Noodle Soup

March 20, 2013 § 1 Comment

noodlesoup I asked Anh, our Vietnamese guide, what is “bánh canh”? He said it is a noodle soup with broth and meat to cook in the broth and veggies and herbs on top. That sounded awfully familiar. Noodle soup with broth and meat to cook in the broth and veggies and herbs … so it’s Phở, I asked? No, Anh said, Phở is completely different.

This is a problem I have seen again and again as I watch our cultural encounter with Vietnam. We grab something – noodle soup, in this case – and decide for ourselves what it is without taking the time to get familiar. Things don’t work in Vietnam the way they work in the US. They just don’t. There is a different social contract. It’s better than ours in some ways, perhaps not as good in others but the point is, it is different.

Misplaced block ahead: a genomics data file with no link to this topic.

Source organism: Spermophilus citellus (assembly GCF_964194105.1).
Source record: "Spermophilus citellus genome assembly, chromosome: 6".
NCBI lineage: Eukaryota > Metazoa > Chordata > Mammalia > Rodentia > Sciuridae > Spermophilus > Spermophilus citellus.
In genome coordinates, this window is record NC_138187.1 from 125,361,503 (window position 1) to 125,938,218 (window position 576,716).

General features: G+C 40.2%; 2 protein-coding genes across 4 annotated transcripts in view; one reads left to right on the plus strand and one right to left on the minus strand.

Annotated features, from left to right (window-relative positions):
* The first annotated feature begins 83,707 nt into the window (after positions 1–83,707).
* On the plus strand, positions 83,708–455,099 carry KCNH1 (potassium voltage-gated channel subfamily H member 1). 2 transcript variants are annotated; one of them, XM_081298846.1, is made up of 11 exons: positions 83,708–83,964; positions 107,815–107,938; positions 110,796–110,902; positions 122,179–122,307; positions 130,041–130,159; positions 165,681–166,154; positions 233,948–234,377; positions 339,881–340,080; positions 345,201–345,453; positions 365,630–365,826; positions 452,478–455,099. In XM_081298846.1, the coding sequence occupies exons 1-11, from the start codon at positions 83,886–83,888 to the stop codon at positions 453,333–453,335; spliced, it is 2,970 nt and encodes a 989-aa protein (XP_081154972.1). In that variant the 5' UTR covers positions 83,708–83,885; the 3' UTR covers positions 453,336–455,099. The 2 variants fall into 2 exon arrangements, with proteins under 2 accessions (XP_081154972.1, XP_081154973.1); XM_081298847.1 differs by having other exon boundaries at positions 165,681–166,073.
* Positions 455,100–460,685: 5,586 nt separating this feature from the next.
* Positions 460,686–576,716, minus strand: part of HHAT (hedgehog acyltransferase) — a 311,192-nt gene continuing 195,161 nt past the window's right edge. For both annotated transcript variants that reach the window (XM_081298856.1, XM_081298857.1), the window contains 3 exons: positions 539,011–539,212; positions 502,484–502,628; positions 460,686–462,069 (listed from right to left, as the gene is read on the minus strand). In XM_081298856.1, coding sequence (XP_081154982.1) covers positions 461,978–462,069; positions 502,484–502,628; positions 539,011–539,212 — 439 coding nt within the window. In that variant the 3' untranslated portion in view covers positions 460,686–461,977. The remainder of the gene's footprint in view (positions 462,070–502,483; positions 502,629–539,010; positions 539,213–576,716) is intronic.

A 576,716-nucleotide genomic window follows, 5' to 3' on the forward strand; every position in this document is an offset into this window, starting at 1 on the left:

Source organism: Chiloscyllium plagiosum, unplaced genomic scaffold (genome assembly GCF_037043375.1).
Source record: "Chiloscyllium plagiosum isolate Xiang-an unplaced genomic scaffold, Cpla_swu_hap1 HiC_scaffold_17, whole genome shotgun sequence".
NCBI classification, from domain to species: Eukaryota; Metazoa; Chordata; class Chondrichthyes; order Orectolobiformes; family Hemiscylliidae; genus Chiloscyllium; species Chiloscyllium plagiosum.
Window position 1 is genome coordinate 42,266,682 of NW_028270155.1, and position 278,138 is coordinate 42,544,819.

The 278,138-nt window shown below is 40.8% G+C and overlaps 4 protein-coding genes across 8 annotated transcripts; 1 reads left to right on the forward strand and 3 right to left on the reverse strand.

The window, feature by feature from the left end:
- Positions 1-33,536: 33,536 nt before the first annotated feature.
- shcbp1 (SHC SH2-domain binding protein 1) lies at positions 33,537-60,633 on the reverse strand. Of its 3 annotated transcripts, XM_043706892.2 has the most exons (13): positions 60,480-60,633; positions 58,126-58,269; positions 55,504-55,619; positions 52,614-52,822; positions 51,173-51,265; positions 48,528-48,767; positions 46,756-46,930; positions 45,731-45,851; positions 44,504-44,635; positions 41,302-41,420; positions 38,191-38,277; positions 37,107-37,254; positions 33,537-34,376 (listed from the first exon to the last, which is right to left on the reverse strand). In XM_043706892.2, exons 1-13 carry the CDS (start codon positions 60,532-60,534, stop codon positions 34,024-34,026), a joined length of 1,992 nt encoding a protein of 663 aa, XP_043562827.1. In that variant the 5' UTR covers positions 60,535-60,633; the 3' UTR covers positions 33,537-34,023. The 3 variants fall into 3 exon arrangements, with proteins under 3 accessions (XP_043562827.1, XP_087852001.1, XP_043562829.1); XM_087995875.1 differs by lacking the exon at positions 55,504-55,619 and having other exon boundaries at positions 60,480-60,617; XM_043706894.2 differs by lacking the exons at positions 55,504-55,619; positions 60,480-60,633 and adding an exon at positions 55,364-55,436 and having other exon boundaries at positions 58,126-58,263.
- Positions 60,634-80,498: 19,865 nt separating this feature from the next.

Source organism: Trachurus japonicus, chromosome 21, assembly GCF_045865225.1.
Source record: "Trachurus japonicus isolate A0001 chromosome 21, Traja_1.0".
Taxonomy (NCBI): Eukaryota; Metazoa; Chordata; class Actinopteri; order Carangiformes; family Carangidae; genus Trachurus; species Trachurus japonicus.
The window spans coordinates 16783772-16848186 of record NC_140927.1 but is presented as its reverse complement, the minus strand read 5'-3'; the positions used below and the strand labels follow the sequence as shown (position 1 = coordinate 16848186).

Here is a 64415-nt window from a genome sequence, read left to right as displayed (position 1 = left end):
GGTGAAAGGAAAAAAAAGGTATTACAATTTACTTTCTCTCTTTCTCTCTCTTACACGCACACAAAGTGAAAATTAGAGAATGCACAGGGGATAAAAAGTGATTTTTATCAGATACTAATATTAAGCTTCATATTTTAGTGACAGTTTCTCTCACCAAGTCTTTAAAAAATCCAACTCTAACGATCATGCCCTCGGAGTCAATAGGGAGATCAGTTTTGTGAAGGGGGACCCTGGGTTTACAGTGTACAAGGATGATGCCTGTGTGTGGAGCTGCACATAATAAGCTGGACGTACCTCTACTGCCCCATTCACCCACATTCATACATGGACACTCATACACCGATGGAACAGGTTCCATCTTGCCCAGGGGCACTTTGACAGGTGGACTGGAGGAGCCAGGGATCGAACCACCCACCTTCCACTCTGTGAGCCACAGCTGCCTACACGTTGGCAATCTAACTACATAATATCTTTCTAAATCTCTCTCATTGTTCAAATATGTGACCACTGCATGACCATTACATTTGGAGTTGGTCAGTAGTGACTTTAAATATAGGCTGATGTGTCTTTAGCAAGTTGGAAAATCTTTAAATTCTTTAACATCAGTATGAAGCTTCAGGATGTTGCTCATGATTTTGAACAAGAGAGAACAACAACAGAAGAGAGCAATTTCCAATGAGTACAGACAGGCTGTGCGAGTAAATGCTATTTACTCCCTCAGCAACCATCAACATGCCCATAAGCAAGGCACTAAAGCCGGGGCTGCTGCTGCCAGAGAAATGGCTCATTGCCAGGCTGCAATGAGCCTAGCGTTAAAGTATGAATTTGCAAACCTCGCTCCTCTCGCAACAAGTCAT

The U.S. got off on the wrong foot with Vietnam. As I travel around this fascinating country I hear that line from “Jesus Christ Superstar” – “Could we start again, please?” We as Americans need to be quiet for a minute and let Vietnam unfold. It is layered into a small space, so what seems like minor distinctions to us are significant to them. It’s like the language. They can hear what seem to me tiny, tiny difference in pronunciation that make the word mean something completely different and they chat away at top speed making sounds that are beyond us.

LBJ called Vietnam a “raggedy-ass, third-rate country.” Well, they threw us out. It might be useful to learn how it was they did that and learn it in their language, not ours.

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§ One Response to Noodle Soup

  • John Peters-Campbell says:

    The difference in noodles is one of the big distinguishers. Banh cant noodles are served on the side, often, I think, and then put into the soup. And the noodles are thicker and made from cassava instead or rice.

    And I completely agree that Asia is quick to dismantle are assumptions–or it washes us away or we break apart on misconceptions.

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